United Statesv.Spinks

UNITED STATES DISTRICT COURT FOR THE DISTRICT OF UTAHJun 10, 2019
Case No. 2:12-CR-385 TS (D. Utah Jun. 10, 2019)

Case No. 2:12-CR-385 TS

06-10-2019

UNITED STATES OF AMERICA, Plaintiff, v. CAULIN THOMAS SPINKS, Defendant.


MEMORANDUM DECISION AND ORDER DENYING DEFENDANT'S MOTIONS TO AMEND JUDGMENT AND COMMITMENT ORDER REGARDS RESTITUTION

This matter is before the Court on Defendant's Motions to Amend Judgment and Commitment Order Regards Restitution. For the reasons discussed below, the Court will deny Defendant's Motions.

I. BACKGROUND

Defendant pleaded guilty to bank fraud and aggravated identity theft. As part of his plea agreement, Defendant agreed to pay restitution. Defendant was sentenced on February 4, 2013. As part of his sentence, Defendant was ordered to pay restitution in the amount of $51,484.00 Defendant now seeks to amend the restitution order. Defendant requests the ability to pay just $25,000.00 towards his restitution, less than half the ordered amount. Defendant also requests that the remaining period of his supervised release be terminated.

II. DISCUSSION

"Congress through its enactment of the [Mandatory Victim Restitution Act] set up a specific and detailed scheme addressing the issuance and modification of restitution orders arising out of criminal prosecutions." 18 U.S.C. § 3664(o) "provides the means by which an order of restitution may be altered." That section provides:

United States v. Wyss, 744 F.3d 1214, 1217 (10th Cir. 2014).

Id.

A sentence that imposes an order of restitution is a final judgment notwithstanding the fact that—
(1) such sentence can subsequently be—
(A) corrected under Rule 35 of the Federal Rules of Criminal Procedure and section 3742 of chapter 235 of this title;
(B) appealed and modified under section 3742;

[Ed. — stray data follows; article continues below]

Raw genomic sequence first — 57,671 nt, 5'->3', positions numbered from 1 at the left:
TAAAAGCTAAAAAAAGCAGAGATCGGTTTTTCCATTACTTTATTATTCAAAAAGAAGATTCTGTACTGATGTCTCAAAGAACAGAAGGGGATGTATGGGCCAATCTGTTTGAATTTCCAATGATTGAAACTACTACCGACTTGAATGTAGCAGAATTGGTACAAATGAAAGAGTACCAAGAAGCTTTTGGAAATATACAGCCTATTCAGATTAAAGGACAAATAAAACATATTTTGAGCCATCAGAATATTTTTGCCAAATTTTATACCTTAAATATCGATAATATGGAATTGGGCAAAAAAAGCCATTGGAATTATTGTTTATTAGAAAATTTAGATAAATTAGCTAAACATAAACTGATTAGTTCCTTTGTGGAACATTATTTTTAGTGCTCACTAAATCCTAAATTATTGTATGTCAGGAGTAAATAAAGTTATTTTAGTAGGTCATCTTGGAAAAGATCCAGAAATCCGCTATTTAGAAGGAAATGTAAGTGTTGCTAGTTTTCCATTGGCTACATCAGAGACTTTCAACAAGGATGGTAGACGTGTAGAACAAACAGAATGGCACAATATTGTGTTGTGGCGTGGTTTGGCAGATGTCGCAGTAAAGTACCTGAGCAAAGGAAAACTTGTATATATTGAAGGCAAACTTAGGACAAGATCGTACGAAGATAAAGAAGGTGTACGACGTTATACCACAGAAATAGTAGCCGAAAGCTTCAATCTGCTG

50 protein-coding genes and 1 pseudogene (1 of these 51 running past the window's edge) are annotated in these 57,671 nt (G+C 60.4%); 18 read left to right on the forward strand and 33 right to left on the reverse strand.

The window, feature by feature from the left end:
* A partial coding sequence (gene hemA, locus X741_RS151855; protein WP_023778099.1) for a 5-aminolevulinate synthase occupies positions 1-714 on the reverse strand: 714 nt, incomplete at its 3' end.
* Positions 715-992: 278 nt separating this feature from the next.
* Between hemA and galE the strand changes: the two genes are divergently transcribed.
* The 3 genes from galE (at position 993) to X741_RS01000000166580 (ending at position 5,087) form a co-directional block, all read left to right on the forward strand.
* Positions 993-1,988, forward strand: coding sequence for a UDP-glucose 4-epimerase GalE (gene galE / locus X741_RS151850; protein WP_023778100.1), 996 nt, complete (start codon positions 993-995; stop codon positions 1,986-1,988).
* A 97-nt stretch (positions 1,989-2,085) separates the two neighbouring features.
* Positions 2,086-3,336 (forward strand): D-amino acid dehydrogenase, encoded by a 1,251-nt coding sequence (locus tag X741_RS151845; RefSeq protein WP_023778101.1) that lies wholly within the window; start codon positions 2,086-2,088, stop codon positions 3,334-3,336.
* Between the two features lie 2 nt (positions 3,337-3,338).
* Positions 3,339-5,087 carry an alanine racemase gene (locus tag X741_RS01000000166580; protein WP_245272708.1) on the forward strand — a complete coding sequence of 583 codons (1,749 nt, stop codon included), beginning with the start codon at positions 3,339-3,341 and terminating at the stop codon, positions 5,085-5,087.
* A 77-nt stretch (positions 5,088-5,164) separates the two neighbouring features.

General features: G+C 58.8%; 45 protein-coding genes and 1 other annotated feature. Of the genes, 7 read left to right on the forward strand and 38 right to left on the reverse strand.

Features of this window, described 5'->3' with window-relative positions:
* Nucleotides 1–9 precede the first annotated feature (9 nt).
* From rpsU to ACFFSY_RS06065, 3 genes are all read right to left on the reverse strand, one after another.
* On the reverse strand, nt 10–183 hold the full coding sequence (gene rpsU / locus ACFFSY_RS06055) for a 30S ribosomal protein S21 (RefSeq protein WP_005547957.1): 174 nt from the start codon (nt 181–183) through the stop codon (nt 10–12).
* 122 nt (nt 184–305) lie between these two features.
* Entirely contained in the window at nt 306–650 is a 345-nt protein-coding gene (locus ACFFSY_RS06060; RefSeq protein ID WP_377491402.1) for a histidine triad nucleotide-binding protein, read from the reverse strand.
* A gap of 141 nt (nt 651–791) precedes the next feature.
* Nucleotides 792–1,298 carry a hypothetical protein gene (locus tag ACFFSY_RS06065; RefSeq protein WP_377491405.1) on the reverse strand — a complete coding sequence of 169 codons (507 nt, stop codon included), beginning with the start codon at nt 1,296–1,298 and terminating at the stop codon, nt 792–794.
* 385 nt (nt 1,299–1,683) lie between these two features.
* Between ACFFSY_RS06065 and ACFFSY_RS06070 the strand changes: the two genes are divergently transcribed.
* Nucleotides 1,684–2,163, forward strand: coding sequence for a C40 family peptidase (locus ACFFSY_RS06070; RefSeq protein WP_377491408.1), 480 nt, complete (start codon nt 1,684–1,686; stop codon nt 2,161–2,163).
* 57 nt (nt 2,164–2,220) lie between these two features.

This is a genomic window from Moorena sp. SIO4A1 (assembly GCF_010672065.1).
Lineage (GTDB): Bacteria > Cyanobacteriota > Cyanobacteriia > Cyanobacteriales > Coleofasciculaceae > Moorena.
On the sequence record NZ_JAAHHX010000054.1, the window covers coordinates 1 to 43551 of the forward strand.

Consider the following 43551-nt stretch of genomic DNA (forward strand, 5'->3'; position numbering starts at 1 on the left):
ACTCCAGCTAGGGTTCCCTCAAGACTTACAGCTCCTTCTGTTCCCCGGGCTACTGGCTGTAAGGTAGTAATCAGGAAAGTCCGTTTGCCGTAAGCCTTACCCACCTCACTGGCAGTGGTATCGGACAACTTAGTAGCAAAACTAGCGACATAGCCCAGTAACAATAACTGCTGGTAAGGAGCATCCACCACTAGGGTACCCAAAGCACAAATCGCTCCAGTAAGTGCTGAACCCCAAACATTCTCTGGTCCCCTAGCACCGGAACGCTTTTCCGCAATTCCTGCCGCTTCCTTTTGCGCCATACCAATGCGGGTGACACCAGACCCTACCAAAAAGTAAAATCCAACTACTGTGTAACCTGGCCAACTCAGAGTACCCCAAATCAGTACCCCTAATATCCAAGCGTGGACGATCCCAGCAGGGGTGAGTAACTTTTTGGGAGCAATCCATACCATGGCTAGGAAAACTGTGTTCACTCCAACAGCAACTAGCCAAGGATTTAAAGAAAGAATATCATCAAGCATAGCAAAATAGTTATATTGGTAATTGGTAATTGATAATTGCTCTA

(C) amended under subsection (d)(5); or
(D) adjusted under section 3664(k); 3572, or 3613A; or
(2) the defendant may be resentenced under section 3565 or 3614.


Reviewing these provisions, the Tenth Circuit has explained,

Section 3742 addresses sentencing appeals. Section 3664(d)(5) addresses losses unascertainable at the time of sentencing. Section 36644(k) addresses the manner in which restitution shall be paid. Section 3572 addresses the imposition of a fine in relation to restitution. Section 3613A addresses the effect of a default in restitution payments. Section 3565 addresses revocation of probation. And § 3614 addresses resentencing upon a failure to pay restitution. This leaves only Fed. R. Crim. P. 35, which permits a district court to correct a sentence that resulted from arithmetical, technical, or other clear error. . . . But Rule 35(a) requires a court to correct a sentence [w]ithin 14 days after sentencing.


Id
. at 1218 (internal quotation marks omitted).

Defendant's Motions fail to cite to any of these provisions and the Court concludes that none apply. The only potentially applicable provision would be § 3664(k). That provision allows the Court to adjust a restitution order when there has been a material change in the defendant's economic circumstance. Here, Defendant has failed to show any such change in circumstance. Even if he had, that provision only allows the Court to adjust the payment schedule, not wipe out over half of the previously ordered amount. Therefore, Defendant has failed to point the Court to any authority that would permit the requested relief. Without such authority, his Motion must be denied.

See Williams v. United States, 120 F. App'x 284, 285 (10th Cir. 2005).

Defendant also requests that he "be able to go forward without having to be on supervised probation." 18 U.S.C. § 3583(e) permits the Court to terminate supervised release at any time after a defendant has completed at least one year of supervised release, but prior to completion of the entire term, if the Court is satisfied that such action is (1) warranted by the conduct of an offender and (2) is in the interest of justice. In making this determination, the Court is directed to consider certain of the factors set forth in 18 U.S.C. § 3553(a), to the extent they are applicable.

Docket No. 26, at 1.

Defendant has failed to demonstrate that early termination of his supervised release is either warranted by his conduct or is in the interest of justice. Importantly, one of the factors the Court must consider is the need to provide restitution to the victims of the offense. As stated, Defendant was ordered to pay a significant amount of restitution. Continued supervision will ensure that he complies with this requirement.

III. CONCLUSION

It is therefore

ORDERED that Defendant's Motions to Amend Judgment and Commitment Order Regards Restitution (Docket Nos. 26 and 27) are DENIED.

DATED this 10th day of June, 2019.

BY THE COURT:

/s/_________


Ted Stewart


United States District Judge